|October 15, 2007|
Cement Industry is Responsible for 5% of the Worlds GHG Production!
|California, USA -- The cement industry is in a tough position in this new, climate-concerned world. In addition to being vitally important to how countries develop or maintain their infrastructure, the very act of making cement is responsible for a massive amount of global greenhouse gas emissions.
In a report from David Adam of the Guardian newspaper in the U.K., some of the world's largest cement companies gathered in Brussels last week to consider the ways that they could reduce emissions from operations.
It's an uphill battle, Adam notes. Producing cement means burning coal to heat kilns to more than 2,700 degrees Fahrenheit, and the decomposition of limestone, an essential process in making cement, releases CO2 as well. From production to application, cement and the concrete it is needed for tends to result in higher emissions: concrete means new or wider roads, more buildings, and generally more energy use.
"No matter what you do, cement production will always release carbon dioxide. You can't change the chemistry, so we can't achieve spectacular cuts in emissions," Dimitri Papalexopoulos, managing director of Titan Cement in Athens, told Adam. "Cement is needed to satisfy basic human needs, and there is no obvious substitute, so there is a trade-off between development and sustainability."
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But the industry is well aware of the need to begin making cuts, especially as legislation on climate change takes off in Europe, the United States, and around the world. European companies already face caps on emissions under the E.U.'s Greenhouse Gas Emission Trading Scheme, and legislation in the U.S. is likely not far off.
The meeting last week in Brussels convened representatives of 18 companies, which are responsible for more than 40 percent of global cement production. The primary focus among the companies at the meeting was developing voluntary goals and reducing the energy intensity of the process, but Adam writes that some companies have begun to reduce their impact in advance of mandatory legislation.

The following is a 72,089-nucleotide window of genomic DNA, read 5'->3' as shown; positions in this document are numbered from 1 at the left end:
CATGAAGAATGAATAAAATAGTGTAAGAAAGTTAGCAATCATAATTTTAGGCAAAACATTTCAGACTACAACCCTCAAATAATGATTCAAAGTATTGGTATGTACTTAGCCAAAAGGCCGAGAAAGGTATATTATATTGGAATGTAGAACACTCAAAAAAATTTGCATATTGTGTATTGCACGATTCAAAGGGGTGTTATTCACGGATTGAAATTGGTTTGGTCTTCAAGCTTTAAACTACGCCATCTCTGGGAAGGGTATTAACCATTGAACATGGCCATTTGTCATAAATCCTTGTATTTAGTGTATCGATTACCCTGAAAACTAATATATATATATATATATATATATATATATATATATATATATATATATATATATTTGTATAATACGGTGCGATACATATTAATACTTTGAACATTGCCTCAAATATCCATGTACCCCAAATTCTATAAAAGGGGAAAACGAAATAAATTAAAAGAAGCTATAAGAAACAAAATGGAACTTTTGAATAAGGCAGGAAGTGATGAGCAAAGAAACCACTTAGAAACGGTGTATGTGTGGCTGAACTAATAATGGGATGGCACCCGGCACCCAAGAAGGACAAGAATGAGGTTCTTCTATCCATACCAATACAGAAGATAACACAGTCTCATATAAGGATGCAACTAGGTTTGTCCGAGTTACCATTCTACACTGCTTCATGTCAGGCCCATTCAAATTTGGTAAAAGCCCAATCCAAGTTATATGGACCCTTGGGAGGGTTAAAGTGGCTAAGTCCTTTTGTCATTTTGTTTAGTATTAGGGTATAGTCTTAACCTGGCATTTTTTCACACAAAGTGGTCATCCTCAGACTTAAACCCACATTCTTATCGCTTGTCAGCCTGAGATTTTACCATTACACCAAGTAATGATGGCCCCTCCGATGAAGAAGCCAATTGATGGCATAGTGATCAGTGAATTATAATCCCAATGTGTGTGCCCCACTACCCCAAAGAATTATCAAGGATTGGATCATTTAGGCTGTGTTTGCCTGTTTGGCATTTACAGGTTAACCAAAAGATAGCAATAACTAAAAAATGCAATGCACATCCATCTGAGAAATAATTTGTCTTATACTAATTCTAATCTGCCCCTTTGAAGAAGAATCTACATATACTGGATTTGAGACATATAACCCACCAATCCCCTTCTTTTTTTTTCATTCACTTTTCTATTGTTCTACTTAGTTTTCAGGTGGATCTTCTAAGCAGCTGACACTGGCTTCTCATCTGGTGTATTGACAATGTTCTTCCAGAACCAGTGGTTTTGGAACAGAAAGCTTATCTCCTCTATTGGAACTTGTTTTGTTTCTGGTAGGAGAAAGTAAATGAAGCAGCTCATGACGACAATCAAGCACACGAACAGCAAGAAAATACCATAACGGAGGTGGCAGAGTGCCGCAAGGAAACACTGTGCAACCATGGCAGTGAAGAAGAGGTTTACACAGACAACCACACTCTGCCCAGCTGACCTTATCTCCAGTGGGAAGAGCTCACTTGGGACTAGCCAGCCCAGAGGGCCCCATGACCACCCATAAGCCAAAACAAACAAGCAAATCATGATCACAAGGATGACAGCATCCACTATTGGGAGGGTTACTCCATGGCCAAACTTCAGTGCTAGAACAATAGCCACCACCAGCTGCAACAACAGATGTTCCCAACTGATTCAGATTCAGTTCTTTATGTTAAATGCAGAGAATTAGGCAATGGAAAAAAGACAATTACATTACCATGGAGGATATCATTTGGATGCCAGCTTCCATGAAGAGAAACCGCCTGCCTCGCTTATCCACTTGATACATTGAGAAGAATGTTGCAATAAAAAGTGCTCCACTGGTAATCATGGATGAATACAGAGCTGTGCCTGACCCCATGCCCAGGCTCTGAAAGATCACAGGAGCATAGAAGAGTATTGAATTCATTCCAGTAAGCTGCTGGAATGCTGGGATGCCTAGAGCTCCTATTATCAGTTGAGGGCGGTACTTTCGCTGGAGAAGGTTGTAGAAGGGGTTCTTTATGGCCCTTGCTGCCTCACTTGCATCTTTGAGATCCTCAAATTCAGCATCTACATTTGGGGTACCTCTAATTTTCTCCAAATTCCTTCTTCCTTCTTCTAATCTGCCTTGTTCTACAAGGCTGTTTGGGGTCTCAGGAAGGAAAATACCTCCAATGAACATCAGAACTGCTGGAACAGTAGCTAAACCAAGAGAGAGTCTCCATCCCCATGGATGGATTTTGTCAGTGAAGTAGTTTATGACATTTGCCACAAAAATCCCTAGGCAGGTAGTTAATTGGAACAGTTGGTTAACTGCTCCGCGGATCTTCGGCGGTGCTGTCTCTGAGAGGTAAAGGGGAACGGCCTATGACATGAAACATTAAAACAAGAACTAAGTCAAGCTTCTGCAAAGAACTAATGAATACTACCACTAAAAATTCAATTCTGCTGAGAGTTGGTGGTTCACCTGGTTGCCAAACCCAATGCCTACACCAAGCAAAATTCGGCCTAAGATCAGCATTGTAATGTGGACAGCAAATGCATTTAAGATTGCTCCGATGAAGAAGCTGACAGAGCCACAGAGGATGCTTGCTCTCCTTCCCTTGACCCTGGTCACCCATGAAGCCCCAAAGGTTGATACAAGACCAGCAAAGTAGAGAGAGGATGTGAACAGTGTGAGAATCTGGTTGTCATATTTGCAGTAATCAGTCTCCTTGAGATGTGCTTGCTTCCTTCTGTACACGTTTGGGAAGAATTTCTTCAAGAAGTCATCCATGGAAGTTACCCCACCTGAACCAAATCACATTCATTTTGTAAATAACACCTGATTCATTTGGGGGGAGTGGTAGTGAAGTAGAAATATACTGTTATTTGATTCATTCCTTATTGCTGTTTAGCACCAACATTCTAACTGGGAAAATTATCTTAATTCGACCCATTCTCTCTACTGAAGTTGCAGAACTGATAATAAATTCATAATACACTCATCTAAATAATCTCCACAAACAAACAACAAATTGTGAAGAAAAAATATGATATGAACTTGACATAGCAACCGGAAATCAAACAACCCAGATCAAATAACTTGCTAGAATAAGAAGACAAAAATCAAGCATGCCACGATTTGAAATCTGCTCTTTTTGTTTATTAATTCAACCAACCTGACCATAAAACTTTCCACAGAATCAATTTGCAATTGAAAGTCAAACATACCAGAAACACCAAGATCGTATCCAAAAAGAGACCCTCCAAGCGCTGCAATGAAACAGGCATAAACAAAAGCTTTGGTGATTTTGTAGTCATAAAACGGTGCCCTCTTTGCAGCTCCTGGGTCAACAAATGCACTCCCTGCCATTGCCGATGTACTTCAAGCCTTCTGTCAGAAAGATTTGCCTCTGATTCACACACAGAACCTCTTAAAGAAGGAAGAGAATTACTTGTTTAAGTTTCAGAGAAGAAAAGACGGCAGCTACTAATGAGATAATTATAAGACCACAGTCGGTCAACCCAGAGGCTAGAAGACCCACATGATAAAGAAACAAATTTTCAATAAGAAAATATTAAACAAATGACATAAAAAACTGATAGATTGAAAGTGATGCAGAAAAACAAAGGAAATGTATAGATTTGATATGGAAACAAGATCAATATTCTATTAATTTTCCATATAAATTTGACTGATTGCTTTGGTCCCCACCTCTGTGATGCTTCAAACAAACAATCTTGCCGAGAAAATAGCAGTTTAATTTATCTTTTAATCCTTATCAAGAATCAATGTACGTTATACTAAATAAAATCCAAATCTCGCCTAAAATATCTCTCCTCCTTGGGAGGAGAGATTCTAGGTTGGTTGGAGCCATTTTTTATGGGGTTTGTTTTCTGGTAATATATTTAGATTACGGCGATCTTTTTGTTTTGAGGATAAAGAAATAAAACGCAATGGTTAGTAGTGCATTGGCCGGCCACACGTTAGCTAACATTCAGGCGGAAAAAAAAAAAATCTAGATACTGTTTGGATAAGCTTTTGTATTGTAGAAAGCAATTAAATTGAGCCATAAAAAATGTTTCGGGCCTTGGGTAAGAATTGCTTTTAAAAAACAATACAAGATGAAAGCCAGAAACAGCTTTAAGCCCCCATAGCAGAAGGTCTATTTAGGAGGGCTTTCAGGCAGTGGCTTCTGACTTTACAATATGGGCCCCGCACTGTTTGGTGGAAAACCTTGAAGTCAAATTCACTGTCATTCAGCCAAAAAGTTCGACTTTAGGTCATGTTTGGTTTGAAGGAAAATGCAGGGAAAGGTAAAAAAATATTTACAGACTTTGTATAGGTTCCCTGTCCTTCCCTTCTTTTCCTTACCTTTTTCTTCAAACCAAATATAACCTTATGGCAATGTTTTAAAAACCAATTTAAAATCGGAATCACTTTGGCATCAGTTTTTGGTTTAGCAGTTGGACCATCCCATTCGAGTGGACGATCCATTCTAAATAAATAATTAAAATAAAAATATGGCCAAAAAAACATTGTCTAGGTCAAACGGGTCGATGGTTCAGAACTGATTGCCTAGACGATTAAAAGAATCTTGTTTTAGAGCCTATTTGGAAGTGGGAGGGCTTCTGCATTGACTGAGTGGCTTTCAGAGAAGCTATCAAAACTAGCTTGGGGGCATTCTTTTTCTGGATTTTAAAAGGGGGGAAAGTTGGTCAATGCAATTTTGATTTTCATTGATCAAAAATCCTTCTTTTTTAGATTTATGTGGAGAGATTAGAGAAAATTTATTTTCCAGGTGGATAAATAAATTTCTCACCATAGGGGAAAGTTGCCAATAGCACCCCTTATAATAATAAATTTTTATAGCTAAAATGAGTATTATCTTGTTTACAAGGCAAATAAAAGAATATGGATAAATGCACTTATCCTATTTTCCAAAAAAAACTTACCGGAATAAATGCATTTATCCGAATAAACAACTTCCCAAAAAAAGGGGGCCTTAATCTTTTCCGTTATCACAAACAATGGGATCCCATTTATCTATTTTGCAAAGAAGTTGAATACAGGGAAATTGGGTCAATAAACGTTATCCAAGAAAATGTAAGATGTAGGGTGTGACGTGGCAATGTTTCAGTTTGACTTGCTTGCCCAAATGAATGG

"Most people are not even aware that making cement produces carbon dioxide," Adam quotes Howard Klee, coordinator of the Cement Sustainability Initiative. "It is an incredibly low-profile business and power companies, transportation and airlines get much more attention. But if producing carbon dioxide starts to cost businesses money, it looks like it will have a huge impact on [cement companies'] financial performance."
The development of the CSI is one sign of how the industry is anticipating changes. The group was created in 1999 by 10 cement companies, in partnership with the World Business Council for Sustainable Development, and currently counts 18 companies as members. The group said it is working on standards to make plants more energy-efficient, change the formulas they use in making cement, and other methods to reduce the emissions from production.
The CSI will release a progress report and guidelines for cement companies in February 2008.